28. I am totally making these for all my new windows!

  29. I am totally making these for all my new windows!

  30. Krista says:

    That does it. You’ve inspired me to make cute kitchen curtains! I especially love the gingham.

  31. Michelle says:

    This has been on my to-do list for at least two summers now, when the sun streams through my kids’ window *way* before I’d planned on getting up… thanks for all the information, maybe I’ll actually get these done before the next summer vacation hits!

  32. Somer says:

    I love this. The buttonhole is a great way to hide the lining, brilliant.

  33. Jessica says:

    My home is definitely in need of some curtains!! Thanks!!

  34. Lil' d says:

    Thank you – I need to line my daughter’s curtains.

  35. Amanda says:

    Wonderful! I am totally making these for my living room and kitchen windows!

  36. Michelle Cowden says:

    I’ve been needing the motiviation to get started on some curtains for our office. What better motivation than a tutorial? Thanks!

  37. Jake's a Girl says:

    BethieB ~ The button holes allow for a rod pocket. With the sides folded over and hemmed there is not open place on the side for a rod pocket.

    Thus the reason for the button holes as a rod pocket opening.

    Hope this helps. 🙂

    Really like the simple lined directions. Thanks.

  38. Beth says:

    I have so many curtains to make for the downstairs. Thanks for this info.

  39. Sandra says:

    Love these curtains…..great idea for my bare bedroom windows! I have the fabric…now I just need to get busy!

  40. BethieB says:

    I’m trying to understand the buttonhole and still falling short, I feel like a dork but I am confused about it…

  41. Heather says:

    I have been meaning to make some more curtains for the kitchen. This will help. Thanks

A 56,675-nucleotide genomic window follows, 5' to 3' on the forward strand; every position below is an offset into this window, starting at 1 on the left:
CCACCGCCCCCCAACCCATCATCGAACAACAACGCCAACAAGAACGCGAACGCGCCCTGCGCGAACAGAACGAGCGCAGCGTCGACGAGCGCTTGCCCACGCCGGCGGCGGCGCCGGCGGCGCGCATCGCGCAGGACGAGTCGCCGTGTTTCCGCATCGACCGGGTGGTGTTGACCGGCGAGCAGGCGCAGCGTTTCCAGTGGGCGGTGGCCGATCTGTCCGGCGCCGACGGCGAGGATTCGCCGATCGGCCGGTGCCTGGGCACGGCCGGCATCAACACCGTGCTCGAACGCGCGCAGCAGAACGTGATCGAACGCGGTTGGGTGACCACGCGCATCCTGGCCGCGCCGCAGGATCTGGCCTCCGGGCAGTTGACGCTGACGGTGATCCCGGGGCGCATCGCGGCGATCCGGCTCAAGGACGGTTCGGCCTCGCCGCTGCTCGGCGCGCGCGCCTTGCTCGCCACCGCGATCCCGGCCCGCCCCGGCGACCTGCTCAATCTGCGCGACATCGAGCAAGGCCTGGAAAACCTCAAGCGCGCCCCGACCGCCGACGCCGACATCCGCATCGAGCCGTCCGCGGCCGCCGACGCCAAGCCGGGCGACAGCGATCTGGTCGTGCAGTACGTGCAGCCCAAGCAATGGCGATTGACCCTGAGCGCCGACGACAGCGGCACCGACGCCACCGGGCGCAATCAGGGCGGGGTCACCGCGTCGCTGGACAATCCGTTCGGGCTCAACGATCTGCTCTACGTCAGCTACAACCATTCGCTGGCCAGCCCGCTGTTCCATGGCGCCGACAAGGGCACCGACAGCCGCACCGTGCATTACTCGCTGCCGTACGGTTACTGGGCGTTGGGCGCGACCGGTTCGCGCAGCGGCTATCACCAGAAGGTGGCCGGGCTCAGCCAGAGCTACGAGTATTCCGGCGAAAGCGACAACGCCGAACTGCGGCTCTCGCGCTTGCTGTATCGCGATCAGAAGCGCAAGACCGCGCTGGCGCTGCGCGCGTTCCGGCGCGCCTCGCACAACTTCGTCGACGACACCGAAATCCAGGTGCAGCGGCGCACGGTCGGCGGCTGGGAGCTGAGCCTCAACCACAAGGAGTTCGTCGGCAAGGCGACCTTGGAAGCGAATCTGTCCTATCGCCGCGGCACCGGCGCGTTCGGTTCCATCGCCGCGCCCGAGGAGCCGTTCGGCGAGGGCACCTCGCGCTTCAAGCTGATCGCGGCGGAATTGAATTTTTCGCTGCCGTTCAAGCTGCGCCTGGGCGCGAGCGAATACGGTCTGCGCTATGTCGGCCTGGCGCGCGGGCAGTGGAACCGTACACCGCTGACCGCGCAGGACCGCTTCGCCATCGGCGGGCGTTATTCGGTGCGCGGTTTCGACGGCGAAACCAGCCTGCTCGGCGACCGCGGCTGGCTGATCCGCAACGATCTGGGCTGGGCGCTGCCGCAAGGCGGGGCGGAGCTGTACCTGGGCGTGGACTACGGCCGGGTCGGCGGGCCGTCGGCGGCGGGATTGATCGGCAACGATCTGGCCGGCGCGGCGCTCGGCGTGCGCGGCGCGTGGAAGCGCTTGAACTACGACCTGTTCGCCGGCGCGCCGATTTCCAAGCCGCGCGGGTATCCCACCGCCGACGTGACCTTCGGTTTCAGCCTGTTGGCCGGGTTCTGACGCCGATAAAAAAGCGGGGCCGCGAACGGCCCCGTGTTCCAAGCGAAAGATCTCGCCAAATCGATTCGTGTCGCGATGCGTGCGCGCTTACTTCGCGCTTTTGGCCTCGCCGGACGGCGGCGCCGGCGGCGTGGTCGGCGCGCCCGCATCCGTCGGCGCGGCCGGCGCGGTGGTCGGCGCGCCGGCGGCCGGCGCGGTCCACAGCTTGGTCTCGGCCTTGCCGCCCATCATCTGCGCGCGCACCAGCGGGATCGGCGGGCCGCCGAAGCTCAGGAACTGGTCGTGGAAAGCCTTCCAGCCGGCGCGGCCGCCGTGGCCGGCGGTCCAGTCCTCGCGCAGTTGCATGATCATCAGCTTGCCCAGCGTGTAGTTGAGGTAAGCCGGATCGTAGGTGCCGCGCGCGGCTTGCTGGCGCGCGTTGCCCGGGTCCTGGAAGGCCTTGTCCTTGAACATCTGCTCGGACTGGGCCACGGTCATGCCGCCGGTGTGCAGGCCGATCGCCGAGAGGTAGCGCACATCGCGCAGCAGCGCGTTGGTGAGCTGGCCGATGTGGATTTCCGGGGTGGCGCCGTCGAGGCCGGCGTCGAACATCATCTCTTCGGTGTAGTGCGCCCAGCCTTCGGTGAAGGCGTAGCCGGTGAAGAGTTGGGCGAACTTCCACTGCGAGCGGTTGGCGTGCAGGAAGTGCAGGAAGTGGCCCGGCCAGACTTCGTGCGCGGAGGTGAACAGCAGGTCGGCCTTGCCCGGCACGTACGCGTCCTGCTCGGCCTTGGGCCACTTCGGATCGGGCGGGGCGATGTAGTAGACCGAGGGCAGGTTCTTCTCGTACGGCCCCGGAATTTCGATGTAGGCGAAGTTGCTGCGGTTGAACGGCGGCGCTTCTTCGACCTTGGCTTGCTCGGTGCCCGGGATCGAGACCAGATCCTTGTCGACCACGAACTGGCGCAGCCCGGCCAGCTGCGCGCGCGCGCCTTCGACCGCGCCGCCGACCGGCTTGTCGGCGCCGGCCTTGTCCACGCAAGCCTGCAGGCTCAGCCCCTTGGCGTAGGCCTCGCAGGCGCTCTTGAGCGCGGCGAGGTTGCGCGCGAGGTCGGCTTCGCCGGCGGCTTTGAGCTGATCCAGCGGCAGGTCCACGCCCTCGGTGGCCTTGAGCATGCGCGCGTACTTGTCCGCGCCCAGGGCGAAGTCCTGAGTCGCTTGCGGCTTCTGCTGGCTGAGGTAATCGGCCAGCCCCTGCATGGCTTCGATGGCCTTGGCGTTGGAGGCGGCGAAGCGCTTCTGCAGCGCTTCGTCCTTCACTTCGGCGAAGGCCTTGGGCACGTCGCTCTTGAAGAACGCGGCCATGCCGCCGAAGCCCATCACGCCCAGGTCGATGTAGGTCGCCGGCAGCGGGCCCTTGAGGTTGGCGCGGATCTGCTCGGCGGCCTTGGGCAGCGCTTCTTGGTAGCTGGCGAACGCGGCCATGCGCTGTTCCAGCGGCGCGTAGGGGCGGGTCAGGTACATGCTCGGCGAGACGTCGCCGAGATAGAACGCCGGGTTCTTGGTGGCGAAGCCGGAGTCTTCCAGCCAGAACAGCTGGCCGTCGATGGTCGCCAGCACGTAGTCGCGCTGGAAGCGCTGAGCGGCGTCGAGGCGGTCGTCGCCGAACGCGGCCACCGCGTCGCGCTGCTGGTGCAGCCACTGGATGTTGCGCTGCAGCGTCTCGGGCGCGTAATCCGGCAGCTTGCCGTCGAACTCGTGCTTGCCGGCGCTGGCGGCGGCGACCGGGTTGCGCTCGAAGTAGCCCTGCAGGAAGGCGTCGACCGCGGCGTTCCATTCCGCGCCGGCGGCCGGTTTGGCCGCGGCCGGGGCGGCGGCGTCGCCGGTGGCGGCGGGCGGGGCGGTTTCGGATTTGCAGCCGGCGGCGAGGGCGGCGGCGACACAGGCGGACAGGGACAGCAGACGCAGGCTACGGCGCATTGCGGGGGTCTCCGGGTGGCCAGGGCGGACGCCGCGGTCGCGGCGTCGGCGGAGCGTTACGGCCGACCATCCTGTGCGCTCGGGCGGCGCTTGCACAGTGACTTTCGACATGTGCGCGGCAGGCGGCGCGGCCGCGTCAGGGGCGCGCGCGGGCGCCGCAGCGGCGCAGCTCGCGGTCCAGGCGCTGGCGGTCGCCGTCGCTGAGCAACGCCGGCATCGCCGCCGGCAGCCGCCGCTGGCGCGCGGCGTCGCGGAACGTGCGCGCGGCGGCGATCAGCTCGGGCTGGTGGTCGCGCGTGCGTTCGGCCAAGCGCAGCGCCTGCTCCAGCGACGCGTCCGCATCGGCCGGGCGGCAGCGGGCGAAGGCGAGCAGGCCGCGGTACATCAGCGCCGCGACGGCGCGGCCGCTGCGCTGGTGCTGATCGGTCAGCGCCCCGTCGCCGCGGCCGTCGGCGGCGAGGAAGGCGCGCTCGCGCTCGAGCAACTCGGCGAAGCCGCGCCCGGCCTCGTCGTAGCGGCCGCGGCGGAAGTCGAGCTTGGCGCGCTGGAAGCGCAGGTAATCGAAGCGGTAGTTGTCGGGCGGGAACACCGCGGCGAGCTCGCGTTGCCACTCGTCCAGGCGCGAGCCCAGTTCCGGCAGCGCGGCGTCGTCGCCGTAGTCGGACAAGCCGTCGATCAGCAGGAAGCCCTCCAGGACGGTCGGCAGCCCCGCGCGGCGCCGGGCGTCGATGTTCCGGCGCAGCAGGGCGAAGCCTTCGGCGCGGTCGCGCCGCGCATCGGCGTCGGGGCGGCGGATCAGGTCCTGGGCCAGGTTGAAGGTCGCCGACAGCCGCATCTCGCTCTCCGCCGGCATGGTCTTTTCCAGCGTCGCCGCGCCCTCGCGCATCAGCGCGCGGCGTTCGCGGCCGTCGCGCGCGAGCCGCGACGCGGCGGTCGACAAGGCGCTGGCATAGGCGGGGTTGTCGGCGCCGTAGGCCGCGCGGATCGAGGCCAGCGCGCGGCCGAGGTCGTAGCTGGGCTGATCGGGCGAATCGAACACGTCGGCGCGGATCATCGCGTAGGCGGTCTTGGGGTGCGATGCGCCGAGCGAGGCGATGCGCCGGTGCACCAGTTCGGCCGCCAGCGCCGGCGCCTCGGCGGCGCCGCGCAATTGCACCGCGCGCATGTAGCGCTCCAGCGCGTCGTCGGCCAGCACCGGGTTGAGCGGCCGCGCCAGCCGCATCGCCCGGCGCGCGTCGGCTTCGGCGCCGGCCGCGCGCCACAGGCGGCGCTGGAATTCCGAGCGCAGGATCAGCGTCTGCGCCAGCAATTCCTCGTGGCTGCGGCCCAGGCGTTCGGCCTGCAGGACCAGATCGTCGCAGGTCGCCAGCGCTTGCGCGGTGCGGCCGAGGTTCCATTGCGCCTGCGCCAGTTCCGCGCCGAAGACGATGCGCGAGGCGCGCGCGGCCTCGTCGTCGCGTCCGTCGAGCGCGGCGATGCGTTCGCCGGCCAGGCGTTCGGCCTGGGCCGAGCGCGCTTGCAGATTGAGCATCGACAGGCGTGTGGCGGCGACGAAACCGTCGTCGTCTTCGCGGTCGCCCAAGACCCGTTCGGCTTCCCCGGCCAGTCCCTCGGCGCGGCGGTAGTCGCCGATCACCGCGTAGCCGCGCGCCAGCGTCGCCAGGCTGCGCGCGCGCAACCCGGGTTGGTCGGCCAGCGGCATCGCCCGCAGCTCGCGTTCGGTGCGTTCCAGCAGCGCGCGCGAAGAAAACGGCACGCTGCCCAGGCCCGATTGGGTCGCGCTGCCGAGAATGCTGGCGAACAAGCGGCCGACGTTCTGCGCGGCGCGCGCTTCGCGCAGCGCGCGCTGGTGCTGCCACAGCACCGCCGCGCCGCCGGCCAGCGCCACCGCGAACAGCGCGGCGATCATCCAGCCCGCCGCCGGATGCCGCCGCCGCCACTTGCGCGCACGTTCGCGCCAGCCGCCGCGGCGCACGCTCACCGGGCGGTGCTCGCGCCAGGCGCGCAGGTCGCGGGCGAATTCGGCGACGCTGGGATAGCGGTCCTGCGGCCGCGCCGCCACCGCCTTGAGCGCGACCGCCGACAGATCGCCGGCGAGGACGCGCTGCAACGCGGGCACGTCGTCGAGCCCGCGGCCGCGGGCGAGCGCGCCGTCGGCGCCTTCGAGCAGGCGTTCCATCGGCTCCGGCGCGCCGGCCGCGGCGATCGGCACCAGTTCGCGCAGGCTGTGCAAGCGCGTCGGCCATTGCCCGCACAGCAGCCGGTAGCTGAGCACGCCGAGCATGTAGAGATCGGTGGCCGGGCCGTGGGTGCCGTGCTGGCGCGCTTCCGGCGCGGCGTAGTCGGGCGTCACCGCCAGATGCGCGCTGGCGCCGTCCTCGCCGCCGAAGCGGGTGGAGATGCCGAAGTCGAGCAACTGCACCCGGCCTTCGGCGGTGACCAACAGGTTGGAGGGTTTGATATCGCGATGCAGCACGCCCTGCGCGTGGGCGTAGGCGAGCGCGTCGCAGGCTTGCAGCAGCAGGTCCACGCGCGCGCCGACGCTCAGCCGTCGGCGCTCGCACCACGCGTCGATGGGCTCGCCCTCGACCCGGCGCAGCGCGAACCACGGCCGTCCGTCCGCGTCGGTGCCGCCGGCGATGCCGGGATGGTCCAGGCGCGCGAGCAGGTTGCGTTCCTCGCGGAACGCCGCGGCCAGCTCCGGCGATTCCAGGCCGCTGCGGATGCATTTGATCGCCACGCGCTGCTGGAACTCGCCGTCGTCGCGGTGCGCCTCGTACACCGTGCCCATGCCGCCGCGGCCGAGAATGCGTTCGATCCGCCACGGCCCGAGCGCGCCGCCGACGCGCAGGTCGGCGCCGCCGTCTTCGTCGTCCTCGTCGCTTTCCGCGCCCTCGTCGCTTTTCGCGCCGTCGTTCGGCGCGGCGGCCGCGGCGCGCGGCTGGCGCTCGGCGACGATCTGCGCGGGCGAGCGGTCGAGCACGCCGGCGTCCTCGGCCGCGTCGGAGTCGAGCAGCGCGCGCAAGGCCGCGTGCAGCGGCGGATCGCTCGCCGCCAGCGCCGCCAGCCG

42. mj says:

    The buttonhole is a nice touch, even though I’d probably be too lazy to do it!

  43. carmell says:

    Forget the curtains… look at that sink!!! spotless! j/k cute curtains. lord knows i need some in my kitchen! but my window sill and sink don’t look like that!!!

  44. Kendall says:

    I’m totally a novice and still don’t understand how the buttonholes work. Can someone explain it? I’ve got three sets of curtains to make! Thanks for the tutorial–these home ones are really coming at the perfect time for me!

  45. amy says:

    Very cute! The buttonhole is genius! At first I didn’t get the buttonhole…..but then it hit me! Wonderful!

  46. Beth says:

    …I don’t understand why you need the buttonhole. When I make these, I just do a tube at the top to thread the rod through.

    IamSusie- The buttonholes allow the fabric on the sides to fully wrap around the lining in the back… This way you don’t see the lining on the edges like you often do with the super-easy lined curtain option I mentioned up near the top! It’s more work, but it looks good in the end! I’ll add a note in the tutorial to make that more clear.

  47. whitney says:

    Cure curtains! 🙂

  48. Jess says:

    Fantastic! Thanks so much for this awesome tutorial. Just in time for me to make some curtains for the nursery of my niece- or nephew-to-be!

  49. IamSusie says:

    These are very cute! I have a real soft place in my heart for gingham. Nice tute, but I don’t understand why you need the buttonhole. When I make these, I just do a tube at the top to thread the rod through.

« »

Subscribe to the newsletter

Sewing inspiration, projects, events and offers delivered conveniently to your email.


Get the latest news via